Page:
Another kind of reality that, in the case of the two Italian marines, has forced itself onto the idealised world of pure diplomacy of unthinking diplomats and sundry other pundits is that international relations and diplomacy cannot function in isolation from local politics and pressures. On the Indian side neither the Government of Kerala nor the Government of India could ignore the anger in Kerala over the shooting of fishermen on an unarmed trawler gone out to fish in what to them were home waters by people on board a foreign vessel. No warning was given and no warning shots were fired and the shooting took place in bright daylight. From the moment the marines and their tanker were brought ashore and placed under the jurisdiction of Kerala courts, the Government of Italy engaged in high pressure tactics which included a number of telephone calls by the Italian prime minister to the Indian prime minister, visits to India and to Kerala by the Italian secretary of state for foreign affairs, and his boss the Italian foreign minister. From the beginning, the Italians have sought a solution worked out between the two governments. The Italians probably had their compulsions in that sections of the Italian press had made the return of these marines into a major point of national honour and pride. Except for one contretemps in a submission to the Supreme Court, Government of India has been mindful of the feelings among the people of Kerala who found a forceful advocate in the person of the chief minister of Kerala. And now, the matter moves to a special court set up to try this case. Hopefully there will be no more talk of a diplomatic solution, nor of temporary return home of the Italian marines.  Skilful political management often involves reconciling sectional interests with the interests of the larger national community and skilful diplomacy means advancing the interests of the larger national community in a world of competing national interests. Political mismanagement leads to all kinds of accidents and confusion. Diplomacy and diplomats have to function in the real world of politics. In democracies public opinion and popular pressure cannot be set aside beyond a point in the name of some supposedly high diplomatic purpose, especially when the political fortunes of politicians in power are at stake.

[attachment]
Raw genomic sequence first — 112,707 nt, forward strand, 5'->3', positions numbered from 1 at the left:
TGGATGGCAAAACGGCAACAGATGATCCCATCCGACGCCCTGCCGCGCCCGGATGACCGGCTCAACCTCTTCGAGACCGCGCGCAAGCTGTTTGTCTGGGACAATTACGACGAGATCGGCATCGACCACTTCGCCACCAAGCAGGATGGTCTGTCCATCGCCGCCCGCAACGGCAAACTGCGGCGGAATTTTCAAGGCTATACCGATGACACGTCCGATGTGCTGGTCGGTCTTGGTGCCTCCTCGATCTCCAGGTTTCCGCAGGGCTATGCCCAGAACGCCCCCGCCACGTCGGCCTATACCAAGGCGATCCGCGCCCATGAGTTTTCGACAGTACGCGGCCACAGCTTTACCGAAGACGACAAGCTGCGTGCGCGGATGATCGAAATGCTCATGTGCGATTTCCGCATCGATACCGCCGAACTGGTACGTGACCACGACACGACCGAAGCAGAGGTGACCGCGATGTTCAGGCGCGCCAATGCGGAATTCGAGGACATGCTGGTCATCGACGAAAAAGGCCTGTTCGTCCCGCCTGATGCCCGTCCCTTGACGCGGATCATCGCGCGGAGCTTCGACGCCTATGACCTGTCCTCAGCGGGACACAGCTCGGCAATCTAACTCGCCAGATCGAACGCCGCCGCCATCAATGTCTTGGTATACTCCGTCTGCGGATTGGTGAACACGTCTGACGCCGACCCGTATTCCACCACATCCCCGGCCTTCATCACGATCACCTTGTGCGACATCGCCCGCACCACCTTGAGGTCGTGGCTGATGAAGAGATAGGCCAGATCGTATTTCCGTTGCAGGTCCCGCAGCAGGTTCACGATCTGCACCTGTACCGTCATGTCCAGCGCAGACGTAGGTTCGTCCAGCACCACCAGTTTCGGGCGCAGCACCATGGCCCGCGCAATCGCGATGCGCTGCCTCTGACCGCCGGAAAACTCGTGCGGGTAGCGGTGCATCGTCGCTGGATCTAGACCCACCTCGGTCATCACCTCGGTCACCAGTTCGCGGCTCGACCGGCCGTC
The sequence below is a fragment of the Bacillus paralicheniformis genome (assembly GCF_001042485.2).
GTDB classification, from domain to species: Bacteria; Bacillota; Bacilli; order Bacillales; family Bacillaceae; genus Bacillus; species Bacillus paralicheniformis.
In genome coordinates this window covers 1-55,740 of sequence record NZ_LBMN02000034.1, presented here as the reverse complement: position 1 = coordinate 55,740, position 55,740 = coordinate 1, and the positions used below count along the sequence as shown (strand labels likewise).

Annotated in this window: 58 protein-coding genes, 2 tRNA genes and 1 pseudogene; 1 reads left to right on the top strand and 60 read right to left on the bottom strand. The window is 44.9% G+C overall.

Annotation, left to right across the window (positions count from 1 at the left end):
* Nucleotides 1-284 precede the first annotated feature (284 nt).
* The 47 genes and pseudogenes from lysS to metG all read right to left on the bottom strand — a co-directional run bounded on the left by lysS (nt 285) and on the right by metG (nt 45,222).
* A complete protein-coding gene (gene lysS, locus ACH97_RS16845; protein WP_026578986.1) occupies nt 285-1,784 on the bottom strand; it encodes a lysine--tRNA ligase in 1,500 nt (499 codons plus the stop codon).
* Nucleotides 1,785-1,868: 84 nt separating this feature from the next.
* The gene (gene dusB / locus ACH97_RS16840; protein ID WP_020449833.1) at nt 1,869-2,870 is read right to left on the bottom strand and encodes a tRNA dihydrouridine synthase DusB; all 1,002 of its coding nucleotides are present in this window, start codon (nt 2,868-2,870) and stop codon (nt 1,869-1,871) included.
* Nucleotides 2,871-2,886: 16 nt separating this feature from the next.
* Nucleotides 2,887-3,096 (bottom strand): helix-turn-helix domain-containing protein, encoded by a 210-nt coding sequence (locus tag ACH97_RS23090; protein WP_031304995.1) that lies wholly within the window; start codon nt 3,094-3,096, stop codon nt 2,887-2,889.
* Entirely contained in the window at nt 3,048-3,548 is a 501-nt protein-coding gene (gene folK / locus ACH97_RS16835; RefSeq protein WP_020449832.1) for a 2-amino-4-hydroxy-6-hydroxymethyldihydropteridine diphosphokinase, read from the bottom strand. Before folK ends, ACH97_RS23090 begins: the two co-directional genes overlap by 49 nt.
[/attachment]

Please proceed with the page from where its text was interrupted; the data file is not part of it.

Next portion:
Another kind of reality forced Government of India to take a forthright position on this matter of the Italian marines. The problem of the Italian marines not returning to India arose within a few days of the surfacing of stories of bribery of Indian officials by the Italian enterprise Finmeccanica to secure a deal for the sale of twelve Augusta Westland helicopters to India. Most of these stories came out in the course of a trial in Italy. There were dark hints about money having been paid to "the family" in India. Soon after the Italian government let it be known that the marines would not return to India, there started circulating a story in the political circles of Delhi that there had been a deal between the governments of Italy and India according to which the Italian marines would be allowed to return to Italy and in return the Italian government would black out further stories about bribery of the high and mighty in India for clinching the helicopter deal. Given these rumours, a government already weakened by so many financial scandals could not afford to be seen to be handling the marines' case softly, particularly when the next general elections are so close. And when in parliament some opposition politicians sought to establish a link between the supposed softness of Government of India towards Italy--it would be interesting to know what position Government of India took in the Supreme Court when the Court considered whether to allow the two Italians to go to Italy to vote in the Italian elections-- and the Italian parentage of the President of the Indian National Congress, the latter came out with a strong statement against the latest Italian move. These two developments, purely in the domain of domestic Indian politics, further tied the hands of Government of India, precluding any inclination towards accommodating Italy. But at the end of it all, there will always be a lingering suspicion that a pusillanimous Indian government would have allowed the Italians to  persuade it to back its case and India's position was eventually safeguarded not by the Indian government but by India's Supreme Court.